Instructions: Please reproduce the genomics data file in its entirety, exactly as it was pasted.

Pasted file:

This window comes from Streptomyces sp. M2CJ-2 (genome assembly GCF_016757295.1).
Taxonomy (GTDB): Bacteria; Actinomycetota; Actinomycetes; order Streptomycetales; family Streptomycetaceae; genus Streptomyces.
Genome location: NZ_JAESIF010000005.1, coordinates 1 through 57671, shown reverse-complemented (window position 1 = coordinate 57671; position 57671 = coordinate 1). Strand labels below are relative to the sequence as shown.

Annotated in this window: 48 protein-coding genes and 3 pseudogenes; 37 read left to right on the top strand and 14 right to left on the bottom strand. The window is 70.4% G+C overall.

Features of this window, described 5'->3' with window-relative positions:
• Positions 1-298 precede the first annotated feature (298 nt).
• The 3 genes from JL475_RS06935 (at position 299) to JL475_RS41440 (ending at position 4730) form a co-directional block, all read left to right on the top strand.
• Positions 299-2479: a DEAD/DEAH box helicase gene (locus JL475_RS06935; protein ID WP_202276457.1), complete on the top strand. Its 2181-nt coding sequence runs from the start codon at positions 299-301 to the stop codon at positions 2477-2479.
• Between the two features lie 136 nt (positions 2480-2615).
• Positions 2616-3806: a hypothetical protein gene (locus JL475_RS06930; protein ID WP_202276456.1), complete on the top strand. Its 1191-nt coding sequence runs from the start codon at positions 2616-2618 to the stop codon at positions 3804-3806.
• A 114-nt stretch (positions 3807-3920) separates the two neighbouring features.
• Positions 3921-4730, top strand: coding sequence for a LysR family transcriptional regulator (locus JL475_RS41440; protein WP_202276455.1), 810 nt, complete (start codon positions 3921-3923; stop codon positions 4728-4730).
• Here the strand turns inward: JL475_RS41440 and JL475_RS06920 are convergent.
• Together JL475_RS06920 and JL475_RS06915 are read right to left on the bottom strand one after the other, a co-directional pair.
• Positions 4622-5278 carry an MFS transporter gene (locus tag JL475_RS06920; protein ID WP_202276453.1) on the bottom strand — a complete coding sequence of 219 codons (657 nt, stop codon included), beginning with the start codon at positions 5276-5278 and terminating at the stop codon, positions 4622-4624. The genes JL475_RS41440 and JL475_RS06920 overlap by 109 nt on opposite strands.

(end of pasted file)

This window comes from Streptomyces sp. M2CJ-2 (genome assembly GCF_016757295.1).
Taxonomy (GTDB): Bacteria; Actinomycetota; Actinomycetes; order Streptomycetales; family Streptomycetaceae; genus Streptomyces.
Genome location: NZ_JAESIF010000005.1, coordinates 1 through 57671, shown reverse-complemented (window position 1 = coordinate 57671; position 57671 = coordinate 1). Strand labels below are relative to the sequence as shown.

Annotated in this window: 48 protein-coding genes and 3 pseudogenes; 37 read left to right on the top strand and 14 right to left on the bottom strand. The window is 70.4% G+C overall.

Features of this window, described 5'->3' with window-relative positions:
• Positions 1-298 precede the first annotated feature (298 nt).
• The 3 genes from JL475_RS06935 (at position 299) to JL475_RS41440 (ending at position 4730) form a co-directional block, all read left to right on the top strand.
• Positions 299-2479: a DEAD/DEAH box helicase gene (locus JL475_RS06935; protein ID WP_202276457.1), complete on the top strand. Its 2181-nt coding sequence runs from the start codon at positions 299-301 to the stop codon at positions 2477-2479.
• Between the two features lie 136 nt (positions 2480-2615).
• Positions 2616-3806: a hypothetical protein gene (locus JL475_RS06930; protein ID WP_202276456.1), complete on the top strand. Its 1191-nt coding sequence runs from the start codon at positions 2616-2618 to the stop codon at positions 3804-3806.
• A 114-nt stretch (positions 3807-3920) separates the two neighbouring features.
• Positions 3921-4730, top strand: coding sequence for a LysR family transcriptional regulator (locus JL475_RS41440; protein WP_202276455.1), 810 nt, complete (start codon positions 3921-3923; stop codon positions 4728-4730).
• Here the strand turns inward: JL475_RS41440 and JL475_RS06920 are convergent.
• Together JL475_RS06920 and JL475_RS06915 are read right to left on the bottom strand one after the other, a co-directional pair.
• Positions 4622-5278 carry an MFS transporter gene (locus tag JL475_RS06920; protein ID WP_202276453.1) on the bottom strand — a complete coding sequence of 219 codons (657 nt, stop codon included), beginning with the start codon at positions 5276-5278 and terminating at the stop codon, positions 4622-4624. The genes JL475_RS41440 and JL475_RS06920 overlap by 109 nt on opposite strands.